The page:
The working life of an ESL student

Published on 15th June, 2010 in Global Bloggers by Patrick Talty

My afternoon Vocabulary/Conversation class had asked me recently if we could do a class focusing on the topic of work and all its related issues. They are an outgoing group of various levels and had suggested at the beginning of the session that they select the topics of discussion. I was happy to oblige, and encouraged them in their positive approach.

While I steered clear of Thomas’ idea to devote 90 minutes to Germany’s chances of lifting the World Cup, the ideas were generally quite workable.

Unit 5 of Global pre-intermediate was perfect for what I had in mind. We began with a discussion of what ‘work’ meant to each of the students. The responses were fascinating ranging from ‘to bring in money’ to ‘life satisfaction’. The list of jobs (page 54) was very useful in getting the students to comment on what their ideal job might be, and its pros and cons. Another excellent feature was the pair work exercise about jobs, although my students could have spent most of the class arguing for a universal minimum wage!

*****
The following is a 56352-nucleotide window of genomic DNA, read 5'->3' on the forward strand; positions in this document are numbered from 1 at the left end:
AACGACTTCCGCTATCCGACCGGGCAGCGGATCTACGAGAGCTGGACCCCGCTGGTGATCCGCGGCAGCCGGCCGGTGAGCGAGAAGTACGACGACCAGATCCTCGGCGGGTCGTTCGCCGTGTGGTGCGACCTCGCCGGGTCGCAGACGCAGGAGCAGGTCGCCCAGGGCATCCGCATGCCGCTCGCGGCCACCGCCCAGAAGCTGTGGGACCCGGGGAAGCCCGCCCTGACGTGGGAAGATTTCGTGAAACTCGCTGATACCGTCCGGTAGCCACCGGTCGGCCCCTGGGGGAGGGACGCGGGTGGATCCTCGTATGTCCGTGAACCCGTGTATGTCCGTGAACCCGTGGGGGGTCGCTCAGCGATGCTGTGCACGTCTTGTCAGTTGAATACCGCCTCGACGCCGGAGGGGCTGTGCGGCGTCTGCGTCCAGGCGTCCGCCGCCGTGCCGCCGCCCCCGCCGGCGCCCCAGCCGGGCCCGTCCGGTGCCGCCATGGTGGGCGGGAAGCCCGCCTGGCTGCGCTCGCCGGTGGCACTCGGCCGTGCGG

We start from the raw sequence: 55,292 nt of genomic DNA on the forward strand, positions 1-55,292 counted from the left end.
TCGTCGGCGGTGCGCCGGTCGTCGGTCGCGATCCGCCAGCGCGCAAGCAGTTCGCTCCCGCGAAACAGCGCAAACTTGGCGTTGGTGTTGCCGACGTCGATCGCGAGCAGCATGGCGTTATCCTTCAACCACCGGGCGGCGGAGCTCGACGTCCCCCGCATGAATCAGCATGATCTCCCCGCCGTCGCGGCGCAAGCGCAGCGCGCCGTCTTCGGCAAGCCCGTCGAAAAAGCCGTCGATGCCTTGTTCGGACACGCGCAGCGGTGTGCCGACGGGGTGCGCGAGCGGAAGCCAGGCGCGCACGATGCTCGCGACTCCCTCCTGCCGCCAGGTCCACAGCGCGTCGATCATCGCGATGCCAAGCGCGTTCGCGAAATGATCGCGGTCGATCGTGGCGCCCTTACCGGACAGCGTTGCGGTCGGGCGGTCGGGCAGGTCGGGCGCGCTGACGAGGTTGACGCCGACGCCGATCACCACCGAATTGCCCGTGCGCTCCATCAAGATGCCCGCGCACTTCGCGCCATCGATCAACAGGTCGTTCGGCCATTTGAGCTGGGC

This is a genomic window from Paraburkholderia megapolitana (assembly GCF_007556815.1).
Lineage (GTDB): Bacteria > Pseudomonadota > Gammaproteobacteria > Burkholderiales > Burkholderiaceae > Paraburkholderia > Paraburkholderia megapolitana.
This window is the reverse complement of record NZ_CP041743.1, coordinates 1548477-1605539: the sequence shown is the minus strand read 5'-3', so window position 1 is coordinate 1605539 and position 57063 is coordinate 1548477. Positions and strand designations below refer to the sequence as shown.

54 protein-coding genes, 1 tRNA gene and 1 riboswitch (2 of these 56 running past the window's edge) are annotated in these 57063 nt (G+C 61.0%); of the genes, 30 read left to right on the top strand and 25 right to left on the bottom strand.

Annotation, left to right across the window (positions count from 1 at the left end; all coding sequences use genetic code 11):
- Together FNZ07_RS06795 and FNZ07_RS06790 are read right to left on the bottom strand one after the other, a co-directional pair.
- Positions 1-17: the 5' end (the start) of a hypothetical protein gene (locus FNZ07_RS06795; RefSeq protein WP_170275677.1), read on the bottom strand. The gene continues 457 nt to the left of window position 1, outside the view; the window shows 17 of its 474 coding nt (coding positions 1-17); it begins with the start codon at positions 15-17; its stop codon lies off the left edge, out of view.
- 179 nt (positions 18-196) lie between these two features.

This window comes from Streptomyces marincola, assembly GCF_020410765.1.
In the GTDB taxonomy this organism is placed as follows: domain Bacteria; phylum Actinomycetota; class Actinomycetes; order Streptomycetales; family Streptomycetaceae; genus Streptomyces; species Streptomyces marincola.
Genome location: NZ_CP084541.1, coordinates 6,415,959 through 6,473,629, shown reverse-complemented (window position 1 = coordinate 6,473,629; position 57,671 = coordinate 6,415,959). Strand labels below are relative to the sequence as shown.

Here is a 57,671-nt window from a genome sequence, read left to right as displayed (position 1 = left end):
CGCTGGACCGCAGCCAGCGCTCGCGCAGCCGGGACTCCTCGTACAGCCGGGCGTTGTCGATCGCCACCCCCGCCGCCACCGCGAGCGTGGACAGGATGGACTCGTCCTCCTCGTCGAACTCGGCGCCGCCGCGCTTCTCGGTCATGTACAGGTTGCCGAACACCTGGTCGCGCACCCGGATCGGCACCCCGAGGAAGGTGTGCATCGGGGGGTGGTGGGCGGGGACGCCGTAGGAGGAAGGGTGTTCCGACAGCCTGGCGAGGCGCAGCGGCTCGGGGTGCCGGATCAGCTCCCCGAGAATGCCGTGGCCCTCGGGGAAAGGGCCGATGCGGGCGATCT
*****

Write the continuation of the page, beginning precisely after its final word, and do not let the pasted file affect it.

That is one of the things I am enjoying about this book. The activities are very adaptable and can easily be used as a separate ‘mini-lesson’.

We also looked at the ‘Profile of an Indian call centre worker’ (page 55). This worked very well as the students selected a job from the earlier list and did role plays.

Our look at work ended with Speaking (page 57). The students loved this, and it was interesting to see how different nationalities had different responses. My favourite was from Yutaka, who felt that MTV playing non-stop was a great motivation to increase productivity. I shall ask my Director about this.

So for me this unit worked a treat. Thanks a million!

There is a wonderful area in Toronto known as The St. Lawrence Market. It has been part of the Toronto landscape for over a hundred years, and is a place regularly frequented by students and teachers alike. There is a kind of a tradition in my school that on the last day of our monthly sessions, the teachers join the students for breakfast in the Market. It’s great fun, and is composed of a sea of stalls selling everything you can imagine. Toronto can seem very small sometimes and I regularly run into students when I am out and about. It’s a great perk of the job, and after my class on ‘work’, I feel very privileged to do what I do.

By the way, the poutine was … interesting; French fries topped with fresh cheese and covered in gravy. I’ll leave it up to you to decide!

More next week.

Patrick